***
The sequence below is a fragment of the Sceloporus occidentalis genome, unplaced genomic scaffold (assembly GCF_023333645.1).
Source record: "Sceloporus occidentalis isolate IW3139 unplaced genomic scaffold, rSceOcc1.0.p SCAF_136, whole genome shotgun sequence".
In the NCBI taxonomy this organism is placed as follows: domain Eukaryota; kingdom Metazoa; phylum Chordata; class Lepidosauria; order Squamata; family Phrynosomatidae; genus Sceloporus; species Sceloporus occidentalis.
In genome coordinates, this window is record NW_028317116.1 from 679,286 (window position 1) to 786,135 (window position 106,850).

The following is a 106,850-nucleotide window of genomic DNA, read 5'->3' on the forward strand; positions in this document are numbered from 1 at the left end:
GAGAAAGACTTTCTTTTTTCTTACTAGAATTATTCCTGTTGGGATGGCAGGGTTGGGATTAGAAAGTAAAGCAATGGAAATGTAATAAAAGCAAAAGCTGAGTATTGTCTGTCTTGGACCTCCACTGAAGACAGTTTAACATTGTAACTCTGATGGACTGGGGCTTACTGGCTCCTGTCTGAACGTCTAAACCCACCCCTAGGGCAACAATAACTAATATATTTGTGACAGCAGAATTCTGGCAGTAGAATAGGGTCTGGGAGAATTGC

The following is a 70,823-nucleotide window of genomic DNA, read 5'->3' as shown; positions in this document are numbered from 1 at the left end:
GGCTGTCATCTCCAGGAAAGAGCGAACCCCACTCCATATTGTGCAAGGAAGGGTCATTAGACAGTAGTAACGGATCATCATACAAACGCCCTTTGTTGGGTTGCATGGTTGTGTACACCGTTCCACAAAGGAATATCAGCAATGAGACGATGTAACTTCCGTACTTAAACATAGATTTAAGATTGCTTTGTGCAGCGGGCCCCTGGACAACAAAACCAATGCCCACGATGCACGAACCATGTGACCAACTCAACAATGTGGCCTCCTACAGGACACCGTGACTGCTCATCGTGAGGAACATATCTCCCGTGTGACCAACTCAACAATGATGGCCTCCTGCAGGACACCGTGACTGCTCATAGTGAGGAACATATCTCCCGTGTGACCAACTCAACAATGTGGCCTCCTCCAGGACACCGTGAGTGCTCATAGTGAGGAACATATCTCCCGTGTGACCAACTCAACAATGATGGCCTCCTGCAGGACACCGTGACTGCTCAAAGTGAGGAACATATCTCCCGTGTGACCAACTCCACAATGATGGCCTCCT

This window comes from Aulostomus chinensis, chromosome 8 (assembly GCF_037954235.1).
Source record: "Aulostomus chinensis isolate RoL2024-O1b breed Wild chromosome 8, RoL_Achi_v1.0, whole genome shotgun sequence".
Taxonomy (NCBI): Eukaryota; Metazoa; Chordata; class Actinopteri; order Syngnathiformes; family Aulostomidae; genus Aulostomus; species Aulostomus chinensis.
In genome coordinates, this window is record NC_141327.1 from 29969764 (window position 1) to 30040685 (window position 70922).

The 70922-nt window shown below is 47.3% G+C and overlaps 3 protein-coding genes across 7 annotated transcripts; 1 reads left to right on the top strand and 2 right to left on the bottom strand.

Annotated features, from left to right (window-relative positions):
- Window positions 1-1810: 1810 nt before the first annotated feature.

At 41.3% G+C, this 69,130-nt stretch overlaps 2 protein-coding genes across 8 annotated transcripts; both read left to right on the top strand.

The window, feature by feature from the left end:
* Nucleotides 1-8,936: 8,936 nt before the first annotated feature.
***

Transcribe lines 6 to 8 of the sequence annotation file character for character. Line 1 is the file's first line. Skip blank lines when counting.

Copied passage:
GAGAAAGACTTTCTTTTTTCTTACTAGAATTATTCCTGTTGGGATGGCAGGGTTGGGATTAGAAAGTAAAGCAATGGAAATGTAATAAAAGCAAAAGCTGAGTATTGTCTGTCTTGGACCTCCACTGAAGACAGTTTAACATTGTAACTCTGATGGACTGGGGCTTACTGGCTCCTGTCTGAACGTCTAAACCCACCCCTAGGGCAACAATAACTAATATATTTGTGACAGCAGAATTCTGGCAGTAGAATAGGGTCTGGGAGAATTGC

The following is a 70,823-nucleotide window of genomic DNA, read 5'->3' as shown; positions in this document are numbered from 1 at the left end:
GGCTGTCATCTCCAGGAAAGAGCGAACCCCACTCCATATTGTGCAAGGAAGGGTCATTAGACAGTAGTAACGGATCATCATACAAACGCCCTTTGTTGGGTTGCATGGTTGTGTACACCGTTCCACAAAGGAATATCAGCAATGAGACGATGTAACTTCCGTACTTAAACATAGATTTAAGATTGCTTTGTGCAGCGGGCCCCTGGACAACAAAACCAATGCCCACGATGCACGAACCATGTGACCAACTCAACAATGTGGCCTCCTACAGGACACCGTGACTGCTCATCGTGAGGAACATATCTCCCGTGTGACCAACTCAACAATGATGGCCTCCTGCAGGACACCGTGACTGCTCATAGTGAGGAACATATCTCCCGTGTGACCAACTCAACAATGTGGCCTCCTCCAGGACACCGTGAGTGCTCATAGTGAGGAACATATCTCCCGTGTGACCAACTCAACAATGATGGCCTCCTGCAGGACACCGTGACTGCTCAAAGTGAGGAACATATCTCCCGTGTGACCAACTCCACAATGATGGCCTCCT